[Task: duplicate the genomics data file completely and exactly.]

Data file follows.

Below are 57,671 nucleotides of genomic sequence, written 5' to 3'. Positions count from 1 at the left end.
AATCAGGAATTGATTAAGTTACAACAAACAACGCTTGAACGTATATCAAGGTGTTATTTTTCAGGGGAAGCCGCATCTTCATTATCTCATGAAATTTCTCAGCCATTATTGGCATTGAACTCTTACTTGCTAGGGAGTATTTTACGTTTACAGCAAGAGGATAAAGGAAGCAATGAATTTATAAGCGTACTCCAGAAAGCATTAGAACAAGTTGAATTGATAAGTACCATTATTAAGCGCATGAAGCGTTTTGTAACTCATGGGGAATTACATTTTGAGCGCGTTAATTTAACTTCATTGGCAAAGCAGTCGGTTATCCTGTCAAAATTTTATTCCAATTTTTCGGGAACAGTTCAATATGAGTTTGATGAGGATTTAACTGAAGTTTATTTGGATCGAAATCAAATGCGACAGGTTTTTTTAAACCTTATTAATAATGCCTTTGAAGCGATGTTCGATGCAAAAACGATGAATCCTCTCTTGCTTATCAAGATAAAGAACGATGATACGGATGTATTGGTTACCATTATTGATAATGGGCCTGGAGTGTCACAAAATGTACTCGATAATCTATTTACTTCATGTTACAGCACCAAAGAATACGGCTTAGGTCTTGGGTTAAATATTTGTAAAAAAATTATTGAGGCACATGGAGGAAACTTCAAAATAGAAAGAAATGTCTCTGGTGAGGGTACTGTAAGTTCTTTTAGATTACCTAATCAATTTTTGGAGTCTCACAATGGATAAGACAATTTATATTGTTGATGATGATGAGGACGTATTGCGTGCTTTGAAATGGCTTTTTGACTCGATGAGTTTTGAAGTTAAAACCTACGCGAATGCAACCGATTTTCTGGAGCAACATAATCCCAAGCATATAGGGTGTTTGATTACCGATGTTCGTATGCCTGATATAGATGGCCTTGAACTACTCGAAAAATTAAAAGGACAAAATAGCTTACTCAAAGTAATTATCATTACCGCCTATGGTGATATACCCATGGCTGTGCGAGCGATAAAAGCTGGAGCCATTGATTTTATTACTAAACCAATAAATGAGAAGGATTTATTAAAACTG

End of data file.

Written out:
Below are 57,671 nucleotides of genomic sequence, written 5' to 3'. Positions count from 1 at the left end.
AATCAGGAATTGATTAAGTTACAACAAACAACGCTTGAACGTATATCAAGGTGTTATTTTTCAGGGGAAGCCGCATCTTCATTATCTCATGAAATTTCTCAGCCATTATTGGCATTGAACTCTTACTTGCTAGGGAGTATTTTACGTTTACAGCAAGAGGATAAAGGAAGCAATGAATTTATAAGCGTACTCCAGAAAGCATTAGAACAAGTTGAATTGATAAGTACCATTATTAAGCGCATGAAGCGTTTTGTAACTCATGGGGAATTACATTTTGAGCGCGTTAATTTAACTTCATTGGCAAAGCAGTCGGTTATCCTGTCAAAATTTTATTCCAATTTTTCGGGAACAGTTCAATATGAGTTTGATGAGGATTTAACTGAAGTTTATTTGGATCGAAATCAAATGCGACAGGTTTTTTTAAACCTTATTAATAATGCCTTTGAAGCGATGTTCGATGCAAAAACGATGAATCCTCTCTTGCTTATCAAGATAAAGAACGATGATACGGATGTATTGGTTACCATTATTGATAATGGGCCTGGAGTGTCACAAAATGTACTCGATAATCTATTTACTTCATGTTACAGCACCAAAGAATACGGCTTAGGTCTTGGGTTAAATATTTGTAAAAAAATTATTGAGGCACATGGAGGAAACTTCAAAATAGAAAGAAATGTCTCTGGTGAGGGTACTGTAAGTTCTTTTAGATTACCTAATCAATTTTTGGAGTCTCACAATGGATAAGACAATTTATATTGTTGATGATGATGAGGACGTATTGCGTGCTTTGAAATGGCTTTTTGACTCGATGAGTTTTGAAGTTAAAACCTACGCGAATGCAACCGATTTTCTGGAGCAACATAATCCCAAGCATATAGGGTGTTTGATTACCGATGTTCGTATGCCTGATATAGATGGCCTTGAACTACTCGAAAAATTAAAAGGACAAAATAGCTTACTCAAAGTAATTATCATTACCGCCTATGGTGATATACCCATGGCTGTGCGAGCGATAAAAGCTGGAGCCATTGATTTTATTACTAAACCAATAAATGAGAAGGATTTATTAAAACTG